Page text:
It is beginning to look like financial markets cannot handle more than three risks. First we have, as MacroScope reported earlier, Barclays Wealth worrying about U.S. consumers, euro zone debt and Asian overheating.
Markets are getting used to volatile swings in economic data since the financial crisis set in three years ago. But UK GDP figures for Q2 were so eye-poppingly strong they caused confusion on trading floors.
Greece’s decision to ask for help from its European Union partners and the International Monetary Fund has triggered a new wave of notes on where the country’s debt crisis stands and what will happen next. For the most part, they have managed to avoid groan-inducing headlines referencing marathons, tragedies, Hellas having no fury or even Big Fat Greek Defaults.
How high or low are the public’s expectations for future inflation? It depends on how you ask the question, according to New York Fed research.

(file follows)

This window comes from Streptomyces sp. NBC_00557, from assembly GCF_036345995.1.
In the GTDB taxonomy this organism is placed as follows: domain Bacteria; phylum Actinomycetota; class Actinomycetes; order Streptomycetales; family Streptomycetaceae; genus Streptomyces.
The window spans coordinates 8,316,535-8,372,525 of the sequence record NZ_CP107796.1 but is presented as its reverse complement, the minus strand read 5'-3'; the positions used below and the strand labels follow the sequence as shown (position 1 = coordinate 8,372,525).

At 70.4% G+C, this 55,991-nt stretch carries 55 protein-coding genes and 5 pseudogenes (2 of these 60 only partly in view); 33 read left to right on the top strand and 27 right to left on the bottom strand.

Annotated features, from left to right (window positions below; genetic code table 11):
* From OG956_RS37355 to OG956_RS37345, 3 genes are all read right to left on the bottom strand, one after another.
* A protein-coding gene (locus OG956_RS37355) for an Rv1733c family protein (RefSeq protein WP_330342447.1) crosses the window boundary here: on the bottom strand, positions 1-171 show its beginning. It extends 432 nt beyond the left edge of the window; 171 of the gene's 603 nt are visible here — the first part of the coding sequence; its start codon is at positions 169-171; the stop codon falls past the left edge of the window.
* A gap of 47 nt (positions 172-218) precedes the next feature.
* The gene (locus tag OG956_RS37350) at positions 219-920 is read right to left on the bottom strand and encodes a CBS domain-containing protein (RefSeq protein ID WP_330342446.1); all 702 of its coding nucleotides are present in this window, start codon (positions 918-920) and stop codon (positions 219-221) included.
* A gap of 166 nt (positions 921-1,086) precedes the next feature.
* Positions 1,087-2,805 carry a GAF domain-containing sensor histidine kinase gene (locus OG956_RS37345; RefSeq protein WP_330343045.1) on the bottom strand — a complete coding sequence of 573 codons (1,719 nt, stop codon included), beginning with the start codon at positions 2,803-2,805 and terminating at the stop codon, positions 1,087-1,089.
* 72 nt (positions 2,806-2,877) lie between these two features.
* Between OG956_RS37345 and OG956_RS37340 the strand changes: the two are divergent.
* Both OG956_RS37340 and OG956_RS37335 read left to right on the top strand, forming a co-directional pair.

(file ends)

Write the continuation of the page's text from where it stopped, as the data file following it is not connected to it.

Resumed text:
The closely-watched Michigan Survey of Consumers asks questions about “prices in general” to measure expected and perceived inflation.
But New York Fed researchers found survey questions that use the word ‘prices’ instead of ‘inflation rate’ “may bias expectations upwards.”
Responses to questions about “prices in general,” were significantly higher than responses for “the rate of inflation” when asking for expectations of the next 12 months, they found.
Why? Questions that used the word ‘prices’ “focused respondents relatively more on personal price experiences and elicited expectations that were more strongly correlate to the expected price increases for food and transportation,” the researchers wrote.
The Federal Reserve keeps a close eye on inflation expectations, as they can become a self-fulfilling prophecy.
Read the full report here
The reality of ‘political economy’ is something that irritates many economists — the “purists”, if you like. The political element is impossible to model; it often flies in the face of textbook economics; and democratic decision-making and backroom horse trading can be notoriously difficult to predict and painfully slow. And political economy is all pervasive in 2010 — Barack Obama’s proposals to rein in the banks is rooted in public outrage; reading China’s monetary and currency policies is like Kremlinology; capital curbs being introduced in Brazil and elsewhere aim to prevent market overshoot; and British budgetary policies are becoming the political football ahead of this spring’s UK election. The list is long, the outcomes uncertain, the market risk high.